The main objective of this study is to understand the effect of the soaking time during the ultrafast heat treatment of a low carbon steel on its complex multi-phase microstructure, tensile mechanical behavior and properties of individual microconstituents. Tensile tests were performed to determine the macro-mechanical properties. Nanoindentation testing was carried out on individual microconstituents (martensite, recrystallized ferrite and non-recrystallized ferrite) identified a priori via EBSD analysis to measure their properties. It is shown that ultrafast heating combined with short soaking times results in improved macro-mechanical properties due to finer grain size and higher fraction of non-recrystallized ferrite, that has a higher nanohardness than recrystallized ferrite. Prolonged soaking times eliminate the advantages of the ultrafast heat treatment. This occurs because, even though a long soaking time promotes a higher volume fraction of martensite than a short one, it also induces substantial grain growth and complete recrystallization of the ferritic matrix. On the micro-scale, the ferritic grains show two different types of mechanical response. The recrystallized ferritic grains are prone to show pop-in events on the nanoindentation curves that are associated to dislocation nucleation events as a consequence of their low dislocation density, while non-recrystallized ferritic grains demonstrate a continuous response. The relationship between microstructure and mechanical properties on the macro- and micro-scales is discussed with respect to the microstructure, which in turn strongly depends on the applied heating rate and soaking time. A general recipe for microstructural design to improve the tensile mechanical behavior of low carbon steels implementing controlled heating and soaking conditions is outlined.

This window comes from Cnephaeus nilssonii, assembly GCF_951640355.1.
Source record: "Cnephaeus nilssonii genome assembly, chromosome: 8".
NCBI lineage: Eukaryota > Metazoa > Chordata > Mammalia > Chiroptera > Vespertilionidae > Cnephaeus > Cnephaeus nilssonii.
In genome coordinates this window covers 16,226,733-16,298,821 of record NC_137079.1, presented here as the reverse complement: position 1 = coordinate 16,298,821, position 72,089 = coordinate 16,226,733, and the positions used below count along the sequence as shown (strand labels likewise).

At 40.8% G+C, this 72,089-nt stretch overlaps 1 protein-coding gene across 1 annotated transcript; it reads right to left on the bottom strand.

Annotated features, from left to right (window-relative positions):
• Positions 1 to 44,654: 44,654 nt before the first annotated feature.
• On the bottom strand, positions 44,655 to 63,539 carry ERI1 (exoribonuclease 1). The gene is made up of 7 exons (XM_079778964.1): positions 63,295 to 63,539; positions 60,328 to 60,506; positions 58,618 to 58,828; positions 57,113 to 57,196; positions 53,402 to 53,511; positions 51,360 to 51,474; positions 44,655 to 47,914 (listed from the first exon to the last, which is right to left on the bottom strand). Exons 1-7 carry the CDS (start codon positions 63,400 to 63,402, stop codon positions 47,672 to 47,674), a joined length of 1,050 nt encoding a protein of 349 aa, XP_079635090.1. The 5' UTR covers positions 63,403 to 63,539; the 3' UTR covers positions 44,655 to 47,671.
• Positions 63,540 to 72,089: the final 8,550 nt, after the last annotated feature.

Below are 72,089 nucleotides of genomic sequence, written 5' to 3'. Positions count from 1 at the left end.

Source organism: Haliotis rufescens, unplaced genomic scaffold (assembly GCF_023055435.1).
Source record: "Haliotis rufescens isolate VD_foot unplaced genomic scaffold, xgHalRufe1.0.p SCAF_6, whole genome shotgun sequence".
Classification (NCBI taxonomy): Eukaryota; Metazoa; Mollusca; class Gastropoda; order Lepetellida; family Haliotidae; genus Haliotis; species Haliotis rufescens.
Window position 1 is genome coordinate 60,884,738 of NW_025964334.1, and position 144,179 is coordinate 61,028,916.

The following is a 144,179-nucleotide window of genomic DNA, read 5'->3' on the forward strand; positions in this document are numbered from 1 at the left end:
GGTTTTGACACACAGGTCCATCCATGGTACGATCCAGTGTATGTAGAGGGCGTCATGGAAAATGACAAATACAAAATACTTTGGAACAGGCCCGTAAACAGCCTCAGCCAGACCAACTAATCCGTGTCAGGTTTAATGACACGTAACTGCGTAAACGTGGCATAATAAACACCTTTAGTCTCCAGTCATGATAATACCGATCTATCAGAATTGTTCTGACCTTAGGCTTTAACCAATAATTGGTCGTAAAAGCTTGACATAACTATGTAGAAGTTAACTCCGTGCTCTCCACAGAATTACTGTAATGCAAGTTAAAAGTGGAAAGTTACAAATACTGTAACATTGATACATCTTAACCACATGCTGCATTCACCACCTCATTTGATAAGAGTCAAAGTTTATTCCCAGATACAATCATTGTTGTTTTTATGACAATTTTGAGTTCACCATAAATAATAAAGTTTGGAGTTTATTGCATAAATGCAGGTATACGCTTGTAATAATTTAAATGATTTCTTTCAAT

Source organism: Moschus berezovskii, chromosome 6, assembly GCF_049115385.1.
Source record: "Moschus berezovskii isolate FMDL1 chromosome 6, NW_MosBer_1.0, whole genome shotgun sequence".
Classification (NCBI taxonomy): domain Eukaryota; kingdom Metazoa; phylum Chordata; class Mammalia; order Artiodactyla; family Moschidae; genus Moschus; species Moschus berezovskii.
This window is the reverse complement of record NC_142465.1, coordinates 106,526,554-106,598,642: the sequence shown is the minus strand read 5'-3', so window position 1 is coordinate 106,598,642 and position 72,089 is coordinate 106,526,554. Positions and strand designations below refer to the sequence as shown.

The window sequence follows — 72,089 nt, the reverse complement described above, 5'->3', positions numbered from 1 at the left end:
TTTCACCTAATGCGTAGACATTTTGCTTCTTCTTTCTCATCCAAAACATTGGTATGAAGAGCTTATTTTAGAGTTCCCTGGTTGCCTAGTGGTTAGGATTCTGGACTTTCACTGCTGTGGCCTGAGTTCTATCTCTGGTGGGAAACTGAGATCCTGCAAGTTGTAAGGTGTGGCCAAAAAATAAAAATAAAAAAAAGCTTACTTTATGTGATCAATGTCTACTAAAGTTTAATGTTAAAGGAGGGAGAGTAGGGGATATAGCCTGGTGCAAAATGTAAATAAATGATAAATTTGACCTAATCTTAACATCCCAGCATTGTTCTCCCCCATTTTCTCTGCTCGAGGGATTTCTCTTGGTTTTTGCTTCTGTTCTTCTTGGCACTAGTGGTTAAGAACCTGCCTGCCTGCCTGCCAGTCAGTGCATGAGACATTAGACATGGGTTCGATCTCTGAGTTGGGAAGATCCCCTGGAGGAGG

- Mechanical properties
- Ultrafast heating